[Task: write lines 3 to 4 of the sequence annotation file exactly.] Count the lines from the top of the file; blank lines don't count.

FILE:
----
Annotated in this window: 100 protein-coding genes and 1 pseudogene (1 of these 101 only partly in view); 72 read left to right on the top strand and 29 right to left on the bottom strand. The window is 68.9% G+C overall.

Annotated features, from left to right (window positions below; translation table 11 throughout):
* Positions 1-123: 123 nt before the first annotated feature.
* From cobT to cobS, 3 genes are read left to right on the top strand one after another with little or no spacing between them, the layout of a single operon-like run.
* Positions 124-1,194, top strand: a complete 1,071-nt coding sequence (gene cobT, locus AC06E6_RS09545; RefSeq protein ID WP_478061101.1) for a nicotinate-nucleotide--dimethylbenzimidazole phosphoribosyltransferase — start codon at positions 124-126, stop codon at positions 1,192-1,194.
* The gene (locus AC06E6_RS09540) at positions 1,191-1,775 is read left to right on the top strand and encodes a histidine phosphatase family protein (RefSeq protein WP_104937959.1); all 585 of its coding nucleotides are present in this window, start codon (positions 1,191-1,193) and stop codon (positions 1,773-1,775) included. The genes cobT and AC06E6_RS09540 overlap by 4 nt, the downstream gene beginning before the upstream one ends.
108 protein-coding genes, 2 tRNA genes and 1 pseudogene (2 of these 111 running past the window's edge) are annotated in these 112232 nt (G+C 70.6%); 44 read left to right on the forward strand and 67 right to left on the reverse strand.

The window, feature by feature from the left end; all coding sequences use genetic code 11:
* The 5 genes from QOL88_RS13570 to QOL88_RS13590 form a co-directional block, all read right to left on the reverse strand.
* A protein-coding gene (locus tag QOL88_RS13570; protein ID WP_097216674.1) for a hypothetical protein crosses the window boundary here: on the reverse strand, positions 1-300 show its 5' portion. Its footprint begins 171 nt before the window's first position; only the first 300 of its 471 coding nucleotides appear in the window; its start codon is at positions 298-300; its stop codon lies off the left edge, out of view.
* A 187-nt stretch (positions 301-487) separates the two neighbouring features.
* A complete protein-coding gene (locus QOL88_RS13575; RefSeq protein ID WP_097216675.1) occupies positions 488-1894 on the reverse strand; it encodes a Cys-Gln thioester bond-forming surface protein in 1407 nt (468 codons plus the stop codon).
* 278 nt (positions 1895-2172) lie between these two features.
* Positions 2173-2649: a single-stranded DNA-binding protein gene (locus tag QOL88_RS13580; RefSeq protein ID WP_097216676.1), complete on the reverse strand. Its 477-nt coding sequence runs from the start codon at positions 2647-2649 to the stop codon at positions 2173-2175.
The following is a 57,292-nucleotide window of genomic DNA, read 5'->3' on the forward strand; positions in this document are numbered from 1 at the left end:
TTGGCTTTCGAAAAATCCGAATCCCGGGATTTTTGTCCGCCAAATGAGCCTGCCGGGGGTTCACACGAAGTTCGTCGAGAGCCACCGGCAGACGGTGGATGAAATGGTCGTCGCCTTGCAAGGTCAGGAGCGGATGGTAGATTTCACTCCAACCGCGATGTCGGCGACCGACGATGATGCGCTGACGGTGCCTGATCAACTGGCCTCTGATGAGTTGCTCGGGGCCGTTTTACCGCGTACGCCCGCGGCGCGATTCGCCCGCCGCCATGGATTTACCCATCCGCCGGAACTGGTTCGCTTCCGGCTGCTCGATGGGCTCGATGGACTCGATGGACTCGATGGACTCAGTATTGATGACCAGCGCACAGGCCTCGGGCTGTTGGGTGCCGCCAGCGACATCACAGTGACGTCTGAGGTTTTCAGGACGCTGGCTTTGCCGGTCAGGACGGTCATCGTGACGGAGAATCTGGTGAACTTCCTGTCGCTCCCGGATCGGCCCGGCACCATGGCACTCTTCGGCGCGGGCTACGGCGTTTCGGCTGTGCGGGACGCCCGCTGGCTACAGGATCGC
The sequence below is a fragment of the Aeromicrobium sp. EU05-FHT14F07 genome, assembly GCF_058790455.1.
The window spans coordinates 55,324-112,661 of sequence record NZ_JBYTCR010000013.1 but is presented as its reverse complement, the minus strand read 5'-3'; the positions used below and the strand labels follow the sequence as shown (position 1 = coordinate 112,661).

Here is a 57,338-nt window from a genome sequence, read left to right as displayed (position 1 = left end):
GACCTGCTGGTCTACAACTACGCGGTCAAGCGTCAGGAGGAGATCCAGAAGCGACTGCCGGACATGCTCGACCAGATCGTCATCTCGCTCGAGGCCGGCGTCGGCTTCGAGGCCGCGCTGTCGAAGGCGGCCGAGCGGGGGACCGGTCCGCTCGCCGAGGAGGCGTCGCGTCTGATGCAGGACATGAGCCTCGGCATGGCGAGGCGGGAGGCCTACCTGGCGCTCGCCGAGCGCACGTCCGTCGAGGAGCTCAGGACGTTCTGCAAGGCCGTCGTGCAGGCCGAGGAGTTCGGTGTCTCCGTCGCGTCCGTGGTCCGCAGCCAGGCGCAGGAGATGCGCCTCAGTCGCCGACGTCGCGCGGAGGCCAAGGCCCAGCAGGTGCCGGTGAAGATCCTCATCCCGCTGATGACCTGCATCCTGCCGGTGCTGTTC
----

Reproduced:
* Positions 1-123: 123 nt before the first annotated feature.
* From cobT to cobS, 3 genes are read left to right on the top strand one after another with little or no spacing between them, the layout of a single operon-like run.